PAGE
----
I don’t really like to use this space to complain about bad beats or coolers.  I run pretty good in the blonkaments so I should not be one to complain.  What is great about poker is that the strangest, most improbable things happen.  Sometimes they are truly long shot type occurrences, and other times they just appear that way based on how the human mind works.  Running KK into AA all-in preflop twice in the span of about 12 hands is one of those crazy freak statistical anomalies that happen from time to time.  Throw in getting bounced a couple blonkaments earlier in the same exact situation, and you may think the Poker Gods have it in for me.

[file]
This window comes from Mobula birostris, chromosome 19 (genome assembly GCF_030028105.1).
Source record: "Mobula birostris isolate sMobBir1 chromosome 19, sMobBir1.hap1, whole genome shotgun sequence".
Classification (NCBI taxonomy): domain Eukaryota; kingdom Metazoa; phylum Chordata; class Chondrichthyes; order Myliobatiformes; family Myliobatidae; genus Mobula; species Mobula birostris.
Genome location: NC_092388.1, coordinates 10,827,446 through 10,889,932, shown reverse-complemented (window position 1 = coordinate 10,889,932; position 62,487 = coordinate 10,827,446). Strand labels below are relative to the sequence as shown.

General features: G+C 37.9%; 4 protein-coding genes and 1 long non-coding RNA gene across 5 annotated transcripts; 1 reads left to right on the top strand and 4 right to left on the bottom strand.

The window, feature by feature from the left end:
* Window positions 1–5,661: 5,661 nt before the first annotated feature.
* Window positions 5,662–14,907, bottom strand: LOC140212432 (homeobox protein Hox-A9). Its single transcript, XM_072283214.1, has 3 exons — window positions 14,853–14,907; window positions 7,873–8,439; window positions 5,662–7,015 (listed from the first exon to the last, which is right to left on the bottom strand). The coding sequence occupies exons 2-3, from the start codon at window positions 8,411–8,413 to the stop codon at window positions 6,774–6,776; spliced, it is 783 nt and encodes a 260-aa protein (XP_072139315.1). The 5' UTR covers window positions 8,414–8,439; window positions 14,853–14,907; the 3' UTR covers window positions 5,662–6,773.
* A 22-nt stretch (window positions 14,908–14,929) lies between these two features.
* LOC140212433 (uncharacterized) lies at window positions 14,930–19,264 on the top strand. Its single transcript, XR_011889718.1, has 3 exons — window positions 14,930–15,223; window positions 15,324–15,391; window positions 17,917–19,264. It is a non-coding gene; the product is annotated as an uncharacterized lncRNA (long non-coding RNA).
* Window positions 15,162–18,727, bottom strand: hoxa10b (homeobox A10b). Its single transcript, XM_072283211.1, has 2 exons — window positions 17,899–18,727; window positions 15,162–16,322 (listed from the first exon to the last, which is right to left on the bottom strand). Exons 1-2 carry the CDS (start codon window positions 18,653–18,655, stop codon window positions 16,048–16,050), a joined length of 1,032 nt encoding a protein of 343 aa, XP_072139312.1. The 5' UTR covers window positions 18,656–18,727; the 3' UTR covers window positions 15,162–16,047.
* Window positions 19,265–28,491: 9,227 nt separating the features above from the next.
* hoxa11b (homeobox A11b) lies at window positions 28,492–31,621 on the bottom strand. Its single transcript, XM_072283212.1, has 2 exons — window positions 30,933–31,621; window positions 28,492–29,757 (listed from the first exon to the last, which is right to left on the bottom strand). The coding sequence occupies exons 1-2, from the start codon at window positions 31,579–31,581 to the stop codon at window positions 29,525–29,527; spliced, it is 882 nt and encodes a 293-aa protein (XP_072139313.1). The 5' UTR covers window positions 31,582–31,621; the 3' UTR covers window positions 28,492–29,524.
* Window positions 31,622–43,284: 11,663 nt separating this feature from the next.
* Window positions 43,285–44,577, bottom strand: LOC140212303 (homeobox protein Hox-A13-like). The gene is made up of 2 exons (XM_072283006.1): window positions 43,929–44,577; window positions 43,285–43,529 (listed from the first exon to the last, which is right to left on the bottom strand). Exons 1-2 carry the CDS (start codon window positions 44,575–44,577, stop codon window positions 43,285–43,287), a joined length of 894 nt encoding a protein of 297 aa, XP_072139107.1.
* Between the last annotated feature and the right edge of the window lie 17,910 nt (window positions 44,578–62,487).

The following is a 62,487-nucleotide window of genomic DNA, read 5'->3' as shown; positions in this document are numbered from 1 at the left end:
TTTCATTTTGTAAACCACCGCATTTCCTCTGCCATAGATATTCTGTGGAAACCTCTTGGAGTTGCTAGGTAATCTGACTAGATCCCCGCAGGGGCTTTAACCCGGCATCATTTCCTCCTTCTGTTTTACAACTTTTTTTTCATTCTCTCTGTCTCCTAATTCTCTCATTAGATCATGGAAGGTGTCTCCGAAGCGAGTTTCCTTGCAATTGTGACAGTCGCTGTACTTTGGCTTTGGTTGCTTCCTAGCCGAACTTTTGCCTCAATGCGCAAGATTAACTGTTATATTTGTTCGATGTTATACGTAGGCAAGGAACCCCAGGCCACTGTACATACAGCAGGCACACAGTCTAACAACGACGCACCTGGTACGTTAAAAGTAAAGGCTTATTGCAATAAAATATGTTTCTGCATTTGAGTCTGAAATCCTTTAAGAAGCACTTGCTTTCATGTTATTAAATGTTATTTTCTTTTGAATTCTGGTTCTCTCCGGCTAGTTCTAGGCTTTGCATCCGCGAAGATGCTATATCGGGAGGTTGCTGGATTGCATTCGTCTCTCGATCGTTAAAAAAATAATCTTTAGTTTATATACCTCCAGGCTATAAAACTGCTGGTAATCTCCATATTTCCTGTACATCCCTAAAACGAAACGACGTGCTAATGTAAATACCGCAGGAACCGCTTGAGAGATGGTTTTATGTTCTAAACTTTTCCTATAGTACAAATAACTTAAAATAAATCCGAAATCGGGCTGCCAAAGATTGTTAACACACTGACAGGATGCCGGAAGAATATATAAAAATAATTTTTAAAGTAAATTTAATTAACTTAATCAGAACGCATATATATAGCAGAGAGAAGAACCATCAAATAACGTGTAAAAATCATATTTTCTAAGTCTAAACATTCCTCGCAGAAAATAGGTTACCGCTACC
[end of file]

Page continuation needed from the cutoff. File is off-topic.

So I played my first BBT4 event of the week with last night’s Mookie.  I chipped up to about 4k in chips about 30 minutes in and pick up KK.  I played it straight forward.  I opened 3x to T150.  Somebody reraised it to about T500, and I re-reraised to T1500 and next thing you know we are all in preflop.  With around 3k stacks and blinds at 25/50 its going to go down like that if you open raise or like the other guy played it if you are acting after a raise, but if you play KK straight forward against heavy resistance, all of the chips should go in preflop.  So when I was calling the guys preflop push eventually, I got a pretty good feeling that I was up against AA.  I am sorry though.  There is no way I am not getting it all-in preflop with KK in a blonkament whenever possible.  Same goes with most MTTs.  The chances are simply too large in a blonkament that you are not up against AA.  72 and 22 are in the range on many a blonkey here.  You simply get your chips in with KK and take your lumps if you are against AA.  Hopefully this all washes out when you have AA vs KK.  I have folded KK preflop in a cash game, but the stack depth is needed to even attempt that one.  In a MTT, by the time your alarm bells start going off in a KK vs. AA preflop raising battle, you are probably already close to priced in against the actual AA.  For example in the hand above, when the other guy shoves for about 3k, and my AA bells start ringing, I need to call 1500 for a 6000+ pot.  Not quite priced in, but pretty close to my 1/5 shot of cracking AA.  Any chance at all that I am against KK, QQ, AKs, AK or worse, and you simply got to run it.  You are priced in to the range big time.